Personal Growth – Can you or your date get value/enjoyment out of a film even if it isn’t your favorite genre? Can you imagine that the character’s experience or challenges can be useful in your own life? The ability to appreciate a story, conflict or circumstance that is seemingly unrelated to one’s experience or understanding could demonstrate a commitment to a broader vision, more expansive thinking and willingness to seize an opportunity for a new experience.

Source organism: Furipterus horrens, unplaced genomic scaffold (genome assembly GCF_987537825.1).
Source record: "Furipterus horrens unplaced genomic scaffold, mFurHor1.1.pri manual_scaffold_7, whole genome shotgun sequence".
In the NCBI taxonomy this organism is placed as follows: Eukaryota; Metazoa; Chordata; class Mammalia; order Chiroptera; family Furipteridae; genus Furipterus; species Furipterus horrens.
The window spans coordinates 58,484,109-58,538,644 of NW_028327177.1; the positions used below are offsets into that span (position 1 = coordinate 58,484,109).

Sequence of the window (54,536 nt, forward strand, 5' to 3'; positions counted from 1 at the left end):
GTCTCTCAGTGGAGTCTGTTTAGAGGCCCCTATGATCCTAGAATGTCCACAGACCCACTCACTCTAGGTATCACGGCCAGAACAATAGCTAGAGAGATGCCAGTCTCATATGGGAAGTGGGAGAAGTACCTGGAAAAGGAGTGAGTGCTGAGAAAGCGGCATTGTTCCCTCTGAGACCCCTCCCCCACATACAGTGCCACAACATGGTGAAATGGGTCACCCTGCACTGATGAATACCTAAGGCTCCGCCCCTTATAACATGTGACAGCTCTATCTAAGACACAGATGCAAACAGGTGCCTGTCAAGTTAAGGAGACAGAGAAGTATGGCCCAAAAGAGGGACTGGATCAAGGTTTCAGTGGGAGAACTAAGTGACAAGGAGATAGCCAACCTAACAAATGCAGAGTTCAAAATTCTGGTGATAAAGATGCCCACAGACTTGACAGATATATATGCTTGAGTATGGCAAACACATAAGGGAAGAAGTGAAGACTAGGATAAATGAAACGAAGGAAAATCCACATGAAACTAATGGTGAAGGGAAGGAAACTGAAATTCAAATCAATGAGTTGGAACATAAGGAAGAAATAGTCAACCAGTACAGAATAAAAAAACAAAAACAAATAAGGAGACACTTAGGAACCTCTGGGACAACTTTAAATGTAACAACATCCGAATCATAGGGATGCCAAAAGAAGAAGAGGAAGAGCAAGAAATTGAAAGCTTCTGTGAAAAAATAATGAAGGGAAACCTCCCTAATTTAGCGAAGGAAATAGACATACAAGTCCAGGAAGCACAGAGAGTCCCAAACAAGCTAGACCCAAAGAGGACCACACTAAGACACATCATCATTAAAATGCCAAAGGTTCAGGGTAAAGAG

Behavioral clues – Is your partner able to concentrate on the movie? Does he/she make frequent attention-grabbing interruptions. Although you may not be able to define the specific behavior, you might find yourself annoyed during in this little two-hour experience. Are you ready for a life-time of it?

Obviously, choosing and watching a movie together should not be the only “screening” or “testing” technique you use to determine value of your relationship or the worthiness of continuing to explore its potential. But if you use movies intentionally as an experiment (by consciously observing and discussing your reactions, interactions and behaviors), this micro-event can become a useful potential predictor of future relationship alignment.